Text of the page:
Mac users can  jump for joy with the newly announced support for 3D Systems.

The Sense is the first 3D scanner designed for easy consumer use and optimized for 3D printing. Catching moments in 3D is now easy and fun, and costs just $399.

The Sense software V1.1 features Mac support and other feature upgrades including improved scan tracking and stability, upgraded auto-enhancement for correct brightness and color.

These features build on the very easy-to-use interface that allows anyone to focus, crop, delete and share color 3D data. Sense printables can be sent to Cube® and CubeX™ 3D printers, or directly uploaded to for cloud printing in a range of materials, including Ceramix, Aluminix and Clear.




Latest buzz word in 3D printing: Haptics

Published on April 1st, 2014 by in Models

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The word “haptic” seems to be popping on everywhere lately, from the forums of Reddit to the pages of CNN. But what exactly does haptic mean?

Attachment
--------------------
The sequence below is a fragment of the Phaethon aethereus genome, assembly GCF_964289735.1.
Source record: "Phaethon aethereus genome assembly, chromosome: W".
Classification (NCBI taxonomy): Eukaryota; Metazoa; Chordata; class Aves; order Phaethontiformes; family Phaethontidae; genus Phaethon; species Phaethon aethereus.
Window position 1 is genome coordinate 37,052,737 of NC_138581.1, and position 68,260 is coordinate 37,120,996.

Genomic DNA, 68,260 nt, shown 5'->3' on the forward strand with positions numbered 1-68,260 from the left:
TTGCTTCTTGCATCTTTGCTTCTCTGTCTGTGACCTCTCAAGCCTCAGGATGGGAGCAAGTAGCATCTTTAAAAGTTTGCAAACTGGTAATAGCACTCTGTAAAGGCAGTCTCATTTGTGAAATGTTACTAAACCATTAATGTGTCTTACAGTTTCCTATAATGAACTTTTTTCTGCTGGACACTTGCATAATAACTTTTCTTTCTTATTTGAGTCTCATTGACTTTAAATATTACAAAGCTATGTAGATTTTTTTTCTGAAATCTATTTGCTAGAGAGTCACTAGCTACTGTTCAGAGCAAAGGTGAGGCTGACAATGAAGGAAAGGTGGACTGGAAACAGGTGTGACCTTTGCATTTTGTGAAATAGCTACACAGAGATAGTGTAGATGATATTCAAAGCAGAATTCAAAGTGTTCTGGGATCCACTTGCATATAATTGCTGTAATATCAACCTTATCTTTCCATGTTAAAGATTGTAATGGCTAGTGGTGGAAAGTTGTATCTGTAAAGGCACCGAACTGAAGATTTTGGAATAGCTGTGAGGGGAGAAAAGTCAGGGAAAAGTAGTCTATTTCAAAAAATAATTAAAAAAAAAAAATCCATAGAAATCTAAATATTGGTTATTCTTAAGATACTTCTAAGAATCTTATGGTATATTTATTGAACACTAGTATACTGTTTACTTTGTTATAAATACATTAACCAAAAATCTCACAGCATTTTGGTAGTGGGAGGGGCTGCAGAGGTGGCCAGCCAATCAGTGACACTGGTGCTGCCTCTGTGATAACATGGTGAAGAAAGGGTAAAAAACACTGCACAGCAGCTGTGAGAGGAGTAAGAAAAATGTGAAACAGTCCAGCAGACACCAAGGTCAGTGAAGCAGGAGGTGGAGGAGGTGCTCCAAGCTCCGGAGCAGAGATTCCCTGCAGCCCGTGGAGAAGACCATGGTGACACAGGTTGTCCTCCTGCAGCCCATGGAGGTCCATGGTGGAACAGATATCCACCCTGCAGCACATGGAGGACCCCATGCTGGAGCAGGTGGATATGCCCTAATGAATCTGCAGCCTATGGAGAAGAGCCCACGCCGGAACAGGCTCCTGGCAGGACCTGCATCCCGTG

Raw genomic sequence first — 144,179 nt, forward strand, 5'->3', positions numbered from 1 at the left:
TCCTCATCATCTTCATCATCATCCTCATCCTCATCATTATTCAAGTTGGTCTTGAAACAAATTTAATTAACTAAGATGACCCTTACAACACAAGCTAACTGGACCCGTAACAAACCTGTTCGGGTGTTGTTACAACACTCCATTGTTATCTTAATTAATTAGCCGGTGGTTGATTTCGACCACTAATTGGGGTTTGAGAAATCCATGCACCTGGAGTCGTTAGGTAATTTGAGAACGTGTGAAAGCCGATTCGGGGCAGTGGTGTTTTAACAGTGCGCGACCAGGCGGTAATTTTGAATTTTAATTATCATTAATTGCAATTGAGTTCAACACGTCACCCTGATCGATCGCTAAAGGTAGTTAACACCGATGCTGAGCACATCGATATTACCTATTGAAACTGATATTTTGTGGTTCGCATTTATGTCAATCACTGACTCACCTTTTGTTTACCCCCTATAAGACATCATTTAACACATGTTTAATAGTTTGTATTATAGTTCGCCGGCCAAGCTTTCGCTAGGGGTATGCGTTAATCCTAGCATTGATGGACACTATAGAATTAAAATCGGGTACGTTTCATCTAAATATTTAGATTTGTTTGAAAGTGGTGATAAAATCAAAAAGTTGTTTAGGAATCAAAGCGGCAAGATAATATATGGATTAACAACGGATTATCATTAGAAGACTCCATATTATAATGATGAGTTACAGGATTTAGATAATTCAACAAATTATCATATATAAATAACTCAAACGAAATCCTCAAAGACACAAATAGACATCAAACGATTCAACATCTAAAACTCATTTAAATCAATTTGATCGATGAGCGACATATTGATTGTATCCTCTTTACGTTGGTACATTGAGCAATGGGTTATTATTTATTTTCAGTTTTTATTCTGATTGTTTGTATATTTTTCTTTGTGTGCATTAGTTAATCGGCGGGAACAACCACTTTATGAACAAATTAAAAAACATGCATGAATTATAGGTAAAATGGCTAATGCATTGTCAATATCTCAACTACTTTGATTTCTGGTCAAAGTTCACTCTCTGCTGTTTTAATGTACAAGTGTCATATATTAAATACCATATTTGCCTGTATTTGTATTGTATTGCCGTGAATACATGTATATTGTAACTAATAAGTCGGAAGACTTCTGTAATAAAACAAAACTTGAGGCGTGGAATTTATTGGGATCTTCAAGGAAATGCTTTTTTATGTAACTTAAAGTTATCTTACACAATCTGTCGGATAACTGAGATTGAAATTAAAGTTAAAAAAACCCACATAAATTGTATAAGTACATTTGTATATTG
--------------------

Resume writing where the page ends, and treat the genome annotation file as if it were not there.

“Haptic” is the general term used to describe devices that give tactile feedback to a human user. While haptics may seem like a brand new phenomenon, we’ve already been interacting with haptics for a while. Haptics are in the cell phones and video game controllers we use every day. Haptic devices are what make our phones vibrate after a keystroke or when your’e getting a call.

At the same time, higher-end haptic devices are powering a number of true-to-life virtual medical training, research and therapy applications. The Geomagic Touch by 3D Systems is one of these original devices. Geomagic Touch provides force feedback when users interact with 3D objects, so doctors can more realistically simulate surgical procedures, dental students can practice on lifelike virtual models, and researchers can “touch” molecular models.

One company that has fully utilized Geomagic Touch in the expansion of their haptic device applications is Inition, which include a wide range of medical training uses, like Virtual Botox. Click here to learn about more of the 3DS haptic device applications used and developed by Inition.


City X Project Establishes First Regional Partner in Singapore

Guest Posting by Matthew Straub, Communications Director of the City X Project